Twenty years ago, when the inaugural American Indian Heritage Festival kicked off, not even 1,000 people attended, festival coordinator Emily Grant said.
It recently hit 10,000 people in one day, and on Saturday organizers said it looked likely to reach that number – if not more – as people gathered at the N.C. Museum of History to celebrate the heritage of the first to settle in America.
“It’s really important to know where you come from,” Grant said.
Different groups and tribes danced to their traditional music in their traditional clothing. Some tribal members shared their history with those in attendance, some told stories.
Sign Up and Save
Get six months of free digital access to The News & Observer
Grant, the youth and family programs coordinator for the museum, said it takes a lot of volunteers to put on the festival. She said an advisory committee of American Indians meets once a month to make sure history is being interpreted correctly.
“Events like this connect the past with the present,” she said. “How we evolve and change in the future. Our mission at the N.C. Museum of History is to really preserve and provide the opportunity for people to understand their past and see where they come from.”
Gwen Locklear, the coordinator for the Wake County PSS Title VII Indian Education Program, grew up in Robeson County.
Saturday, she taught adults and children the importance of story telling. Locklear said during the early times when Indians settled in America, there was not a written language. Indians told stories through pictures instead of words.
Each story taught something. One story was of a curious turtle who wanted to know why birds fly south in the winter.
The turtle took a trip down south with couple of birds, Locklear said. In order to get there, the two birds carried a stick between them, while the turtle bit down on the stick.
As they traveled, the turtle was aggravated that the birds were not talking to him. Eventually he tried to communicate with the birds and fell off the stick because it opened its mouth.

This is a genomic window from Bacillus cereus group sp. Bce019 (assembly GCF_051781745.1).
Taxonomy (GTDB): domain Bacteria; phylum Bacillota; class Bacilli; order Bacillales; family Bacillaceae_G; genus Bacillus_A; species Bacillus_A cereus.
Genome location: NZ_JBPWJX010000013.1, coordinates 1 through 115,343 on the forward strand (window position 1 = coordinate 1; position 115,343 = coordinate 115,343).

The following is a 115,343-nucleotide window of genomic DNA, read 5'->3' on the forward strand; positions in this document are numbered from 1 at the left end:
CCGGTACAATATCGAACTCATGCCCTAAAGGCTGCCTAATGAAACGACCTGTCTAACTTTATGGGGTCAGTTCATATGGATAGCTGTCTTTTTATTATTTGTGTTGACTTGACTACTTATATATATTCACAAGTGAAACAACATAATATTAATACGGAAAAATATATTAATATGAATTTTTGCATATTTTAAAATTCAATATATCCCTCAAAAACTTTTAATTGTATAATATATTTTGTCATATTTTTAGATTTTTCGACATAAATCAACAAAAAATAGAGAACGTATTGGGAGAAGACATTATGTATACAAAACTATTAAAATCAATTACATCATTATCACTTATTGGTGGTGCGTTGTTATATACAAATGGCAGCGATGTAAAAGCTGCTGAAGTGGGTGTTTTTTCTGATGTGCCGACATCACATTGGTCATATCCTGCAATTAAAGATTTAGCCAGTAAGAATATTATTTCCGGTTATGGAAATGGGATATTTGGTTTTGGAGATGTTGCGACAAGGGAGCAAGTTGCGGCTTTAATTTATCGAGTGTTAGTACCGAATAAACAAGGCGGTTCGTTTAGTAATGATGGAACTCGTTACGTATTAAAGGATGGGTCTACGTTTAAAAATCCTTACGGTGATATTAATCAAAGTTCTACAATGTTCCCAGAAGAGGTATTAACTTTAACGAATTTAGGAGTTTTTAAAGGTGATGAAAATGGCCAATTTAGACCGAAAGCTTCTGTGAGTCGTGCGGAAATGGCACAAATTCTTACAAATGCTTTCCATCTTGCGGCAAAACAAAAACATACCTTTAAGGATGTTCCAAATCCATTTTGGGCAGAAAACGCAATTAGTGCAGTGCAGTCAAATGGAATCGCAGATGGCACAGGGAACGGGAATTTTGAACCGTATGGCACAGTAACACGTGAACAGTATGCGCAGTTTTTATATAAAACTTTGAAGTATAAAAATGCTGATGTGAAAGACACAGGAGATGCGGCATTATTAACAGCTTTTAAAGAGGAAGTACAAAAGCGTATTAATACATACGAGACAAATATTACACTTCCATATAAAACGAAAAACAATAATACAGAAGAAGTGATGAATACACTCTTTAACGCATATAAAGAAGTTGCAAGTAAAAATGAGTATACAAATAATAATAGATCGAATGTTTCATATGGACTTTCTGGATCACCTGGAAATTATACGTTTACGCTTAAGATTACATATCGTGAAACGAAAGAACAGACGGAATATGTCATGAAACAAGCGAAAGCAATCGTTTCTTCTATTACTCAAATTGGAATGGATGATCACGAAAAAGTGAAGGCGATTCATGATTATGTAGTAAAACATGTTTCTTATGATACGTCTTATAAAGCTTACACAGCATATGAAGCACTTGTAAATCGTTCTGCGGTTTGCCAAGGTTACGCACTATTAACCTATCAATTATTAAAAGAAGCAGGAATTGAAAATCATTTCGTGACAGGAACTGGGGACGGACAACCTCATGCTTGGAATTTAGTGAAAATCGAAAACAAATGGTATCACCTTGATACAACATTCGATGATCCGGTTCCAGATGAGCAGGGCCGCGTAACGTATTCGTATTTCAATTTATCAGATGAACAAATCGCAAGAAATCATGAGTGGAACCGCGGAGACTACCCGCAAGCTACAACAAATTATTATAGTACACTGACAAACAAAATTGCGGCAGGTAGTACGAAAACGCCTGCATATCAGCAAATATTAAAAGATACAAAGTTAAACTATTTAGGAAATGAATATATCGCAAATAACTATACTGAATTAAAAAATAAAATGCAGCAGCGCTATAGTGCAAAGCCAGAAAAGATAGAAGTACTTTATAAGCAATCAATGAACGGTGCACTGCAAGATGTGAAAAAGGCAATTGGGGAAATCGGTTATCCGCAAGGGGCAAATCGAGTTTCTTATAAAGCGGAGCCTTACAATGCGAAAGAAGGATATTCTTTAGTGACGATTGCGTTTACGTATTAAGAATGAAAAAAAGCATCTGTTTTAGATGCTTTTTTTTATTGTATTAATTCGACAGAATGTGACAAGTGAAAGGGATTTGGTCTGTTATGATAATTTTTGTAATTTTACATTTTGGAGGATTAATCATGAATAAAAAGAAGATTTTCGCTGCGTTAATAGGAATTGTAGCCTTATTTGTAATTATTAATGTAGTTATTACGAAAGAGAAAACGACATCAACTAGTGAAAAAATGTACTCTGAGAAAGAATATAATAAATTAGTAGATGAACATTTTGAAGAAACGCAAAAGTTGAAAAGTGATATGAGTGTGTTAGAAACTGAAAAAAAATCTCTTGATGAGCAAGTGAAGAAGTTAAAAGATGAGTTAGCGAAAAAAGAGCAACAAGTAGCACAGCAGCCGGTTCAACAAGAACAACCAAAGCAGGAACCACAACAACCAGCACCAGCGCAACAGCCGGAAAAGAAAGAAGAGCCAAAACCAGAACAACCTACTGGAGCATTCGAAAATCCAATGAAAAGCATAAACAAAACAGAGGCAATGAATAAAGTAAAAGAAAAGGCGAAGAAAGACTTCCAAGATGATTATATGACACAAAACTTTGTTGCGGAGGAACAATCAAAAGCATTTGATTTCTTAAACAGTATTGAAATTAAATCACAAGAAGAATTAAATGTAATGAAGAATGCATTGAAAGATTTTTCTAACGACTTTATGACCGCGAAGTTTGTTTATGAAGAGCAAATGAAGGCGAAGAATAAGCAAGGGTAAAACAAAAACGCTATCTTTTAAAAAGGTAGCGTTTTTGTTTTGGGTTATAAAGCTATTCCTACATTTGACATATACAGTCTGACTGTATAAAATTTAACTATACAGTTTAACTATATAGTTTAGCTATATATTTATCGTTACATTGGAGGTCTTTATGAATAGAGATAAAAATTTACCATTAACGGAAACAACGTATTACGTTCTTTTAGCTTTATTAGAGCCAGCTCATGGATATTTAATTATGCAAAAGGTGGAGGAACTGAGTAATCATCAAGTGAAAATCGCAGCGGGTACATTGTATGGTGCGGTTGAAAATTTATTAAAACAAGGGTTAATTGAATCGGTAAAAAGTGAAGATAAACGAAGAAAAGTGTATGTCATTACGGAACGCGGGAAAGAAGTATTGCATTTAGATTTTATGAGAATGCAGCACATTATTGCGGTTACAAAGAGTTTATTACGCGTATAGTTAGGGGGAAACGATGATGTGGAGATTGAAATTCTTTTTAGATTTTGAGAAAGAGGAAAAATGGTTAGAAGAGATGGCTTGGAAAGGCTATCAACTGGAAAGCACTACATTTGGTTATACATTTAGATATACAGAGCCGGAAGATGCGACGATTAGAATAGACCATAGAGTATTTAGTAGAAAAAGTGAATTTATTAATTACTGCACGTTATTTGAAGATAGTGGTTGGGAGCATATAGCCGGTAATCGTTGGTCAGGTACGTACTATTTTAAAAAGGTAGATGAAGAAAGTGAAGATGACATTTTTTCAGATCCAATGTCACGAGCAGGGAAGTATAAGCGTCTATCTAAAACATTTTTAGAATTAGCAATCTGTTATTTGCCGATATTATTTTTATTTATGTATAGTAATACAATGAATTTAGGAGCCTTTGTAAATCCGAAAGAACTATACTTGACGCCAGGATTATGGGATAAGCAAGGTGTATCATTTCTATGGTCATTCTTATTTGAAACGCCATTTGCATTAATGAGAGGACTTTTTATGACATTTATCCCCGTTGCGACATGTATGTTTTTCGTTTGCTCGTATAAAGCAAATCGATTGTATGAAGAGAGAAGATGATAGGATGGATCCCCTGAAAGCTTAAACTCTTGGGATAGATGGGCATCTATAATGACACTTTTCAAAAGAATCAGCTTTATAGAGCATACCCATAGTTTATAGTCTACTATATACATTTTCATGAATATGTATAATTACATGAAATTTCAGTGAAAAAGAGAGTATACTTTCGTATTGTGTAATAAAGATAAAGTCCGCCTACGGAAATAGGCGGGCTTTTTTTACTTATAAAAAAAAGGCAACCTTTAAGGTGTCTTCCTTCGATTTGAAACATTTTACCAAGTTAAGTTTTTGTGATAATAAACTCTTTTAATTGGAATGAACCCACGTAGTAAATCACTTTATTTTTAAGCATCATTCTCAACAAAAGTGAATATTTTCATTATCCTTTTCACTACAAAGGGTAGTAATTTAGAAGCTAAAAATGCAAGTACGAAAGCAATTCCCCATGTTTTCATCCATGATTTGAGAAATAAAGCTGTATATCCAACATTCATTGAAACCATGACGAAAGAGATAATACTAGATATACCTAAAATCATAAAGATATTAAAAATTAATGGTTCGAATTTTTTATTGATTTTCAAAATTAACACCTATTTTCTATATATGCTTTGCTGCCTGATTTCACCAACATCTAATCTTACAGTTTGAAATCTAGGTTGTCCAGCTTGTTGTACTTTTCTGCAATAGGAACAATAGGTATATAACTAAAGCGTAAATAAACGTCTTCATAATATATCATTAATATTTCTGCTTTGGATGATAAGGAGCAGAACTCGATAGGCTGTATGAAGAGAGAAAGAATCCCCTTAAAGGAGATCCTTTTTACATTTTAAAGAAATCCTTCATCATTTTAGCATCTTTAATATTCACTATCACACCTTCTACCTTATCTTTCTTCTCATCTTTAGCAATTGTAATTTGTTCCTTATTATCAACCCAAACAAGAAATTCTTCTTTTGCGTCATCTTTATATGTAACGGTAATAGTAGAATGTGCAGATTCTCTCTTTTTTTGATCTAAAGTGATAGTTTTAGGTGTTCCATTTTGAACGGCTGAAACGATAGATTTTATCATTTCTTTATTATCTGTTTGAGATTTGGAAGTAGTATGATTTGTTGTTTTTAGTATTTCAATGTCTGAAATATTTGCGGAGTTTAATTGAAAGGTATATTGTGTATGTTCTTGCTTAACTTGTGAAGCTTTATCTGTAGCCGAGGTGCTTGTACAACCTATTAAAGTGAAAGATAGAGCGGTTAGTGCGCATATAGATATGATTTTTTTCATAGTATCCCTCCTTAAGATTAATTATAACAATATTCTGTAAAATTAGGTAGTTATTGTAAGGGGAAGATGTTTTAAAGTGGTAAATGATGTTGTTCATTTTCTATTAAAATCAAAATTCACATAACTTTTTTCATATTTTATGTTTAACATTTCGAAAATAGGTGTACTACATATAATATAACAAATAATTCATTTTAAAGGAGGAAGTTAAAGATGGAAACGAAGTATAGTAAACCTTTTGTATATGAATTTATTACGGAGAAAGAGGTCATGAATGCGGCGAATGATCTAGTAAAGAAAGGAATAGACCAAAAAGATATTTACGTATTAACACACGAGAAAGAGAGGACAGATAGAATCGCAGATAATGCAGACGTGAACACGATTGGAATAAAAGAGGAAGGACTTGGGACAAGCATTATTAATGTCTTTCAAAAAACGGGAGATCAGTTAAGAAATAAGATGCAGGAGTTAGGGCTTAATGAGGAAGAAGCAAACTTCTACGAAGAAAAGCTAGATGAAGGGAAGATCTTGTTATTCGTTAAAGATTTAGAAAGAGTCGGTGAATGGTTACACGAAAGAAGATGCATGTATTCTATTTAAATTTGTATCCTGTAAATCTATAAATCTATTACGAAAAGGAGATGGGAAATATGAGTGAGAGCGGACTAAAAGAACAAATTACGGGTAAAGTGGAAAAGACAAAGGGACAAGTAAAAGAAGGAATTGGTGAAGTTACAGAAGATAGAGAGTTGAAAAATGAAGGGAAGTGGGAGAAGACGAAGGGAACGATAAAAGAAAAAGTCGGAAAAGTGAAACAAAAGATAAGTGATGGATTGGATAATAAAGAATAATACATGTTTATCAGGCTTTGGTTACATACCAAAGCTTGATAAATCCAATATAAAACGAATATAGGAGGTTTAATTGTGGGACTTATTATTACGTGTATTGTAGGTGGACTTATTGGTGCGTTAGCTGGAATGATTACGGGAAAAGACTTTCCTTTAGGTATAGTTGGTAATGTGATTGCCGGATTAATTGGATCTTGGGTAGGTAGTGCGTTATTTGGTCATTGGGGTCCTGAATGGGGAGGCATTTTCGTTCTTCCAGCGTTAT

The turtle cracked its shell and was hurt badly. It went to a nearby pond and went to sleep under water through the winter.
The moral of the story was to teach the children that turtles hibernate in the winter.
“That was a way to share history and culture,” Locklear said. “You’d share things that happened in the past with your family and in the community and they passed those stories down.”
Locklear said that aside from teaching people about the culture, it’s important for people to know that American Indians are still here.
“We may not be large in number,” she said. “We’re like the invisible minority – so to speak – because we don’t walk around with feathers and buckskin. So it’s hard for us to be readily identified as being Indian in the community.”
In North Carolina, there are 122,000 American Indians representing eight tribes, 4,000 of them in Wake County, according to 2012 U.S. census data. That number is the highest of states east of the Mississippi River.
The eight state-recognized tribes are the Coharie, Lumbees of North Carolina, Eastern Band of Cherokee, Haliwa-Saponi, Meherrin, Sappony, Occaneechi Band of Saponi Nation and the Waccamaw Siouan.
Josee Richardson, 34, attended the event with her family. It was her second time at the event, and this time her daughter danced a traditional dance for the crowd.
Richardson and her family are of the Haliwa-Saponi Tribe. She said it’s nice to see everyone learning about her heritage.
“It makes me happy and that’s the part I enjoy most,” Richardson said. “People coming together and learning about the different cultures. We’re willing to teach anyone willing to learn about our culture.”